This means that every network, no matter how small, is assigned at least one subnet. In this subnet, gigantic 264, so over 18 trillion individual addresses can be assigned. This means that users can save themselves the use of private IP addresses and procedures such as NAT. The abundance of addresses in IPv6 makes it possible.

With IPv6, old burdens in the network division can be eliminated and, thanks to the large address space, the IPv6 address plan can be generously redesigned. Since each host can have multiple IPv6 addresses, it is conceivable that each service or application on a server could have its own IPv6 address. A service can then switch to any other hardware within the same subnet without having to change the IPv6 address of the service.

Note: The IPv6 autoconfiguration does not work with less than 64 bits in the interface identifier. Of course, that doesn't mean that someone isn't trying. But then there are problems with generating the global IPv6 address, for example, because this mechanism assumes that it is allowed to assign 64 bits itself. If the mechanisms of the auto-configuration no longer work, you have to configure IPv6 addresses manually or assign them via DHCPv6. Experience has shown that it is not a good idea to experiment with it.

Address assignment by IPv6 provider (assignment of the prefix)

The original plan for dividing up the address space was that every customer should have a /48 network. It was quickly recognized that this is too generous and therefore switched to longer prefixes. Either / 56 or / 64. / 56 should be normal because you have to assume that a customer operates several networks. Possibly also in the home area. Small companies in particular then have more leeway without having to accept restrictions.
Enterprise customers who operate their own networks usually receive / 48 networks from their provider. Large network operators and providers are generally assigned /32 networks. Larger network operators also get larger networks.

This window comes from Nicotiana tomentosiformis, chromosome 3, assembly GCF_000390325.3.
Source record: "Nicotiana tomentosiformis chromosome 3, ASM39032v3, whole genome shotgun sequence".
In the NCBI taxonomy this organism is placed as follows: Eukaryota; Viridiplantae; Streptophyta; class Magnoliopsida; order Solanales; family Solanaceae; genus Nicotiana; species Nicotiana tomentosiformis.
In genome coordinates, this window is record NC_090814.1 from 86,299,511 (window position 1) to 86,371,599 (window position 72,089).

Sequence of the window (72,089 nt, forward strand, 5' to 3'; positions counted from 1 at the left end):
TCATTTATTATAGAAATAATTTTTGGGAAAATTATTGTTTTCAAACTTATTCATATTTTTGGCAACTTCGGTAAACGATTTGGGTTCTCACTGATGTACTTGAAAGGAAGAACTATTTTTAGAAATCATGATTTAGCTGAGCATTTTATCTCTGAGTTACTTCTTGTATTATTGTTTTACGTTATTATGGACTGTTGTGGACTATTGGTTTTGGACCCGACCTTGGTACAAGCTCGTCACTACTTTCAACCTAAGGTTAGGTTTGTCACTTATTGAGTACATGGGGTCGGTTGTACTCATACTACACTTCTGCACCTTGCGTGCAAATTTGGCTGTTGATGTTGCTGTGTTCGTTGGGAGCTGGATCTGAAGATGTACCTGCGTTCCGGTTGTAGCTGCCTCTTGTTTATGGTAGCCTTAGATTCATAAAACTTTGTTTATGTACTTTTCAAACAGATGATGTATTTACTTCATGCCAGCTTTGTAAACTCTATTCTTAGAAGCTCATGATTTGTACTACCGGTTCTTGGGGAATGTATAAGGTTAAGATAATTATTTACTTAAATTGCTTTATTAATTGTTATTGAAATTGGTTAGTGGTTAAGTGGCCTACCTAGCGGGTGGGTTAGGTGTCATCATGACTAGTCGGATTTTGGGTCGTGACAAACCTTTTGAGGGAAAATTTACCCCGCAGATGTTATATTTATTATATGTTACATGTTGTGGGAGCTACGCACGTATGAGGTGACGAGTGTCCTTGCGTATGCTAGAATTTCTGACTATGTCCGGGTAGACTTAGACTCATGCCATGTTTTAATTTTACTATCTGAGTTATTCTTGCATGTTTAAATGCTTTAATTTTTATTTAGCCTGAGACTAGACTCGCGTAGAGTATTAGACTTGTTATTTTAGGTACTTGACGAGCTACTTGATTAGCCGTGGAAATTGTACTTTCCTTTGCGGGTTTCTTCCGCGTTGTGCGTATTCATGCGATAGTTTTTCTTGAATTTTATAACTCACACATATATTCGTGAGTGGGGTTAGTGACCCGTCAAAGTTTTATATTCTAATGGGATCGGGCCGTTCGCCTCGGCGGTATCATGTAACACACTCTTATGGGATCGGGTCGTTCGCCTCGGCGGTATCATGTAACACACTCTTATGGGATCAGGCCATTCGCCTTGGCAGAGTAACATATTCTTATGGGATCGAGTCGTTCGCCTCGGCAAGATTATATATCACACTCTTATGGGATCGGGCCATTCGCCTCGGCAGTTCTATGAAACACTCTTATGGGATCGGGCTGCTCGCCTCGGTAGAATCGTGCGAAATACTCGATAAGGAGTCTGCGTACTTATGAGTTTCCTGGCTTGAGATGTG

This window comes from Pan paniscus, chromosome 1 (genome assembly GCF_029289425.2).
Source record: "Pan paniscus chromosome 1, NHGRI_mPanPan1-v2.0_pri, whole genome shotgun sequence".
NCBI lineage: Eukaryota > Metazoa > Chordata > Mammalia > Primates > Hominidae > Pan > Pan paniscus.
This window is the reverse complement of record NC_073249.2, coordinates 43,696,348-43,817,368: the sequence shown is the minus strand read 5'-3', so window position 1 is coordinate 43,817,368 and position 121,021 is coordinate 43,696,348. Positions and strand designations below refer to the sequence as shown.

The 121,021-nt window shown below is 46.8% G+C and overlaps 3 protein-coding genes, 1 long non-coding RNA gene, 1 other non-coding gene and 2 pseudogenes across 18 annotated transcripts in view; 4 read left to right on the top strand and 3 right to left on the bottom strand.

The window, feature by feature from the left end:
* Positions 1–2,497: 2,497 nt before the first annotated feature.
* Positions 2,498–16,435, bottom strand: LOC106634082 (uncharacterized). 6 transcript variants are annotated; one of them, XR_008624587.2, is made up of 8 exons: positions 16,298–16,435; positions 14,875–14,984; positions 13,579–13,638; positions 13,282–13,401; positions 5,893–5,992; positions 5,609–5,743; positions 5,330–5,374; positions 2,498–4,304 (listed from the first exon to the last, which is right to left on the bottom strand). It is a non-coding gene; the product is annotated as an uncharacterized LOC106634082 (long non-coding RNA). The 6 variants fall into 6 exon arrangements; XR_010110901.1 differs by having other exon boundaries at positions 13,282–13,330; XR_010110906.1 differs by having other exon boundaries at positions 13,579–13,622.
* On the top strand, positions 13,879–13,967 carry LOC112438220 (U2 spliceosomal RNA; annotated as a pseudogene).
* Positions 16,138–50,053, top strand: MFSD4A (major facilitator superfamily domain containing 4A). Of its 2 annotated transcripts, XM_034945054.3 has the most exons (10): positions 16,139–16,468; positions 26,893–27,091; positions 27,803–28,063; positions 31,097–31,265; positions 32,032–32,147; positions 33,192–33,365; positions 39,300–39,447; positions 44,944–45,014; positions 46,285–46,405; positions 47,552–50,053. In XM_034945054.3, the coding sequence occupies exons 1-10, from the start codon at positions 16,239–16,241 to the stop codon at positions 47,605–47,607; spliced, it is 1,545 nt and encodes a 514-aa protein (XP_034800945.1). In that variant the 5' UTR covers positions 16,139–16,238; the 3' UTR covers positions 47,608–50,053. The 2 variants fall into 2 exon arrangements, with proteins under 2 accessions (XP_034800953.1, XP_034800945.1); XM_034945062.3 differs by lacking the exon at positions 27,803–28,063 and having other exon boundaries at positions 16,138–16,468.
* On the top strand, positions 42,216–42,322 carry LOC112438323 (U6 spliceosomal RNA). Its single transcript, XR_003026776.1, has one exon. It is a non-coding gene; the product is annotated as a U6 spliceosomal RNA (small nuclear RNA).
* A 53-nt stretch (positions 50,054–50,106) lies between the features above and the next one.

IPv6 address scopes (ranges of validity)

IPv6 differs from IPv4 not only in terms of longer addresses, but also in the areas of validity (address scopes) for these addresses. This means that every IPv6 address has a so-called scope. The scope is that part of a network in which the associated address is recognized as valid and routed.

While IPv4 only differentiates between private and public addresses, IPv6 addresses can be more complex.

  • Host scope
  • Link-local scope
  • Unique local scope
  • Site-Local-Scope (obsolete)
  • Global scope
  • Multicast scope

The two most important scopes are the link-local scope and the global scope. Only IPv6 packets with a global sender address are routed outside the local network.

Privacy Extensions (RFC 4941)

Because a global IPv6 address raises concerns about data protection and privacy because of the unique interface identifier, "Privacy Extensions" were introduced to allay those concerns. That is why privacy extensions are activated by default. If privacy extensions are activated, each interface receives at least one additional temporary global IPv6 address, the interface identifier of which is generated randomly and changes regularly. The random interface identifier then no longer allows any conclusions to be drawn about the host.
Temporary global IPv6 addresses are only valid for a limited time. If privacy extensions are active, an IPv6 address is no longer suitable for identifying a specific host.

Tasks and exercises with the Raspberry Pi

If you want to experiment with IPv6, you can do it on a Raspberry Pi, for example. There are also a few tasks and exercises specifically for IPv6.

Overview: IPv6

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A PDF file of all articles on Internet Protocol Version 6 from this website. The compilation takes into account the introduction to the basics of IPv6 with detailed descriptions and numerous tables and figures. Learn more about the possibilities and relationships in the IPv6 network.